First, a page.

Tivoli is one of the most popular day trips from Rome. There is a lot going on, from the medieval city to the Hadrian’s Villa, the Renaissance Villa d’Este, and Villa Gregoriana named after Pope Gregory.
There is also special cherries, pears, and grapes from the countryside to try, and great olive oil, too.
And there’s paper.
We first start hearing about Tivoli paper (carta de Tiboli) in the early 1400s from Roman Customs documents. By 1450, Tivoli accounted for 26.4% of paper imported to Rome.
Paper is still being produced today.
But more importantly for you the tourist, there is a small but interesting Museum of the Book inside the Villa d’Este and it’s open every day the Villa D’Este is open.
The museum is world famous for seminars, conferences, and teaching activities related to the study, conservation, restoration and technical/scientific reconstruction of ancient books, but a short visit turns up some interesting things, like a Roman erasable tablet for kids.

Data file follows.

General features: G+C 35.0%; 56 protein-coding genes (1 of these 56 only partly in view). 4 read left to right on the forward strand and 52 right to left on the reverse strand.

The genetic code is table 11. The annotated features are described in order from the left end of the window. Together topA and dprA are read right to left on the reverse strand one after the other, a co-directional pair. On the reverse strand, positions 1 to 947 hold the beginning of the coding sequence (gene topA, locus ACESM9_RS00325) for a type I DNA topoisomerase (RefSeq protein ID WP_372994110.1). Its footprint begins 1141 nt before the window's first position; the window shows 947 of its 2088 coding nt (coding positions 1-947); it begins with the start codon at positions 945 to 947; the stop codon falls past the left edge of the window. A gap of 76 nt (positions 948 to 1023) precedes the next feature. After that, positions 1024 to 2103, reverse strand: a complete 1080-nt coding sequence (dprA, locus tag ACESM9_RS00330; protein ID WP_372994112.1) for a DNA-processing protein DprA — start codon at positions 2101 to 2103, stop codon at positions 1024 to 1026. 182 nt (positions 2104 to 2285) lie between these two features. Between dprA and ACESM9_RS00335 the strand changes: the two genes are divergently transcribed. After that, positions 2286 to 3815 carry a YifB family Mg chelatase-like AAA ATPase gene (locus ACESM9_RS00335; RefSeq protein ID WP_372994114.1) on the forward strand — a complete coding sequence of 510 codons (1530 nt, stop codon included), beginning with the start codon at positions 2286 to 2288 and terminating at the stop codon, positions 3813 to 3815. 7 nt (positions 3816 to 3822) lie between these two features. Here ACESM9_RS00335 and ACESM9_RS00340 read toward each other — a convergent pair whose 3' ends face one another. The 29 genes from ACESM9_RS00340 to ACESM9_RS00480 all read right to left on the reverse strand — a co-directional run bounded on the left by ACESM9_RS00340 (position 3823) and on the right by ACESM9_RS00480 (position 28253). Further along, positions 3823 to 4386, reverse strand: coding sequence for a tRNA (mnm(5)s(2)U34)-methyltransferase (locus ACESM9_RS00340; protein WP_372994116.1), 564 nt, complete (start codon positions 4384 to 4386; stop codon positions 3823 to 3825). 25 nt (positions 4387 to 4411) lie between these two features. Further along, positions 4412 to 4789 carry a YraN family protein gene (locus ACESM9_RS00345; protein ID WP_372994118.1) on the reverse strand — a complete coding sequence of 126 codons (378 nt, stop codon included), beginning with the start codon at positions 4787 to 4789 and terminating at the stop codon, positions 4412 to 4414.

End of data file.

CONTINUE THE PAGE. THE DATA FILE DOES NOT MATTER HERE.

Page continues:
The “well” you see was loaded with wax. Roman kids would practice their writing with the pointed stylus. When they didn’t need the writing any more, they could smooth the wax and start over with a “clean slate.”
The Popes were quite fond of Tivoli, so illuminated manuscripts were another use for paper. The way of communicating and storing was quite buggy.
The “carmine” color comes from the ground up, dried carcasses of a cactus eating insect. The dye it produces is called Cochineal. Here it is on paper. It also shows up in food. Yum.
Despite its popularity as a day trip from Rome, there is way more to see in Tivoli than you can see in a reasonable day. We recommend taking a hotel for a night or two if you are interested in seeing all the villas and museums. At a very reasonable price you can get lodging in a small and highly recommended guest house called Affittacamere Il Vecchio Treno near the train station and a reasonable walk from Villa Gregoriana.
You can also compare prices on lodging in Tivoli using the booking box below.